Black and white image of Rowan Ricardo Phillips.

Born and raised in New York City, poet, literary and art critic, and translator Rowan Ricardo Phillips earned a BA at Swarthmore College and a PhD at Brown University. He is the author of the poetry collections The Ground (2012) and Heaven (2015), which was a finalist for the National Book Award. His poems engage the acts of post-9/11 memory and ruin, lingering in interrupted or merged landscapes of art, rhetoric, and marginalia. “Its title may suggest stability, but the ground Phillips treads is a middle ground—between spirit and flesh, heaven and earth, here and gone. His images are evanescent, twilit, smoke-obscured,” observed poet Eric McHenry in a New York Times review of The Ground, noting that “Phillips’s forms, too, are as much what they aren’t as what they are: made-over sonnets, pseudo-Spenserian stanzas, unrhymed tercets loosely translated from the Purgatorio (so loosely that they’re now about Bob Marley).” In an interview for The Rumpus, Phillips discussed the connection he finds between poem-making and world-making, stating, “Poets, especially, as they’re in search of a sustainable way of creating with their language, absolutely must find a way of unraveling the world and making it again. Heraclitus, I believe, said that geography is fate. That, then, is what tethers us to the world. The rest is pulling on that tether.”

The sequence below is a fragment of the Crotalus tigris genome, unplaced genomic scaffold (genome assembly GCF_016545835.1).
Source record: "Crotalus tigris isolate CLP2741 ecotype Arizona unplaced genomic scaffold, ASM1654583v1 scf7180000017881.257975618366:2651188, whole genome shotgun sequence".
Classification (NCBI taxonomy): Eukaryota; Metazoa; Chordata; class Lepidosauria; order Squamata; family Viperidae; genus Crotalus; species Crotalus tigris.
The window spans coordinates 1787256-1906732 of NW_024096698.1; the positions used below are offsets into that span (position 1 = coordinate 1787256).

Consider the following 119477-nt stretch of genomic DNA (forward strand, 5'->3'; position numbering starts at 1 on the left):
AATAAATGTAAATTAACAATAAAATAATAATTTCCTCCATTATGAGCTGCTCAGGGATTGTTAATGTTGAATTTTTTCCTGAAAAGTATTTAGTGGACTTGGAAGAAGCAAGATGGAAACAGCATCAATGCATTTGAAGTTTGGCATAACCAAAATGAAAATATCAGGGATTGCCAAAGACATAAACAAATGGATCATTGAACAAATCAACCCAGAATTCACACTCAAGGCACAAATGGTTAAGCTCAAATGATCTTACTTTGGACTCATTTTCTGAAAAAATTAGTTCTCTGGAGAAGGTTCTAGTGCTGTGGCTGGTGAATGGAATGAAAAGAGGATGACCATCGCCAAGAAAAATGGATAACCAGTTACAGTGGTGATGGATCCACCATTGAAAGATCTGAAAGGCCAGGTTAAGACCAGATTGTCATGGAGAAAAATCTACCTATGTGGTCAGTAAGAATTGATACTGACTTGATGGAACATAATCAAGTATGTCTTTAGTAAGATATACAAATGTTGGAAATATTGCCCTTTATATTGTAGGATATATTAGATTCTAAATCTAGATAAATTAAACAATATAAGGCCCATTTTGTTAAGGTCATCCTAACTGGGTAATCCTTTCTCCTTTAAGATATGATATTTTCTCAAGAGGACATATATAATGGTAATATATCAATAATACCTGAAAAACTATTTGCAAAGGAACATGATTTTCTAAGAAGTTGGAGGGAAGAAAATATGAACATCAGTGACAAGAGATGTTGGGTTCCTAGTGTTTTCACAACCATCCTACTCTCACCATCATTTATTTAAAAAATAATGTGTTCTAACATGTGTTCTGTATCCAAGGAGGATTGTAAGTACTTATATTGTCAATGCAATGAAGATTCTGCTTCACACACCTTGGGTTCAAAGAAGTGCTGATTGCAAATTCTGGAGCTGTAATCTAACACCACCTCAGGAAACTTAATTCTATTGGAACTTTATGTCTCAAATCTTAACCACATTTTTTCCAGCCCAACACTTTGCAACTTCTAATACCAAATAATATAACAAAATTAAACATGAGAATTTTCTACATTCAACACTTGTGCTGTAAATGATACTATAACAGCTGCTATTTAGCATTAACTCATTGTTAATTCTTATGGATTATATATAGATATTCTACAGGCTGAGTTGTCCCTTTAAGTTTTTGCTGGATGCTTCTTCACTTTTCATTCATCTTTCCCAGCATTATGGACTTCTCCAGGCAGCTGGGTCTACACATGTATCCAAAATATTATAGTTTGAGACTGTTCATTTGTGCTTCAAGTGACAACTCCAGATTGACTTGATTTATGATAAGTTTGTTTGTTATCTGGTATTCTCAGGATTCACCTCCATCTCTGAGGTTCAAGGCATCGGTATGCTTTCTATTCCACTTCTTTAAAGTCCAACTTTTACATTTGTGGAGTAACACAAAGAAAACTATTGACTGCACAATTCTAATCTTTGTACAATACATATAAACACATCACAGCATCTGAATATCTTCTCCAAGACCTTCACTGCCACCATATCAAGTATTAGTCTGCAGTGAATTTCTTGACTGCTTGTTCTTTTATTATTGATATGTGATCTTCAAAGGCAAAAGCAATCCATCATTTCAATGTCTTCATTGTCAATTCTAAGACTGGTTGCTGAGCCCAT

In addition to his collections of poetry, Phillips is author of the critical volume When Blackness Rhymes with Blackness (2010). He translated Salvador Espriu’s story collection Ariadne in the Grotesque Labyrinth (2012). Phillips received a 2013 Whiting Writers’ Award and has also received the PEN/Joyce Osterweil Award, the Great Lakes Colleges Association New Writers Award for Poetry, and a Guggenheim Foundation fellowship. A contributing writer at Artforum, he has taught at Columbia University, Harvard, Princeton, and at SUNY-Stony Brook, where he’s served as director of the Poetry Center. Phillips lives in New York and Barcelona.